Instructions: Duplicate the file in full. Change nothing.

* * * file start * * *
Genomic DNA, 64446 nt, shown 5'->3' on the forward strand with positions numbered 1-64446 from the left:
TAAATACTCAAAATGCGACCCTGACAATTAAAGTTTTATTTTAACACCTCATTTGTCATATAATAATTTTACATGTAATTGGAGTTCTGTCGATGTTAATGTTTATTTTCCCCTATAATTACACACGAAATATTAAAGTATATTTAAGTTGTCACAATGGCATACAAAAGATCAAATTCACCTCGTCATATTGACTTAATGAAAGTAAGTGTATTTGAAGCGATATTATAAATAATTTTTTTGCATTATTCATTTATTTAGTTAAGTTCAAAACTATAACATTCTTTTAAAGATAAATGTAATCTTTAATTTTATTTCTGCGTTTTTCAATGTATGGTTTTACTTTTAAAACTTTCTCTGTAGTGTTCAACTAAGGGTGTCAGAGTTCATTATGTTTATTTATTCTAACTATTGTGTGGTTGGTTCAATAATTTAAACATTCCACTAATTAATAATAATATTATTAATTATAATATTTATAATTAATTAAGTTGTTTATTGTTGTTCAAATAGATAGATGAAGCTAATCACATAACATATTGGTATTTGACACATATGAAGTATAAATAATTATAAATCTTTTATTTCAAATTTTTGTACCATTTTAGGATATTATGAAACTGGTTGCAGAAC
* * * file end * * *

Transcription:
Genomic DNA, 64446 nt, shown 5'->3' on the forward strand with positions numbered 1-64446 from the left:
TAAATACTCAAAATGCGACCCTGACAATTAAAGTTTTATTTTAACACCTCATTTGTCATATAATAATTTTACATGTAATTGGAGTTCTGTCGATGTTAATGTTTATTTTCCCCTATAATTACACACGAAATATTAAAGTATATTTAAGTTGTCACAATGGCATACAAAAGATCAAATTCACCTCGTCATATTGACTTAATGAAAGTAAGTGTATTTGAAGCGATATTATAAATAATTTTTTTGCATTATTCATTTATTTAGTTAAGTTCAAAACTATAACATTCTTTTAAAGATAAATGTAATCTTTAATTTTATTTCTGCGTTTTTCAATGTATGGTTTTACTTTTAAAACTTTCTCTGTAGTGTTCAACTAAGGGTGTCAGAGTTCATTATGTTTATTTATTCTAACTATTGTGTGGTTGGTTCAATAATTTAAACATTCCACTAATTAATAATAATATTATTAATTATAATATTTATAATTAATTAAGTTGTTTATTGTTGTTCAAATAGATAGATGAAGCTAATCACATAACATATTGGTATTTGACACATATGAAGTATAAATAATTATAAATCTTTTATTTCAAATTTTTGTACCATTTTAGGATATTATGAAACTGGTTGCAGAAC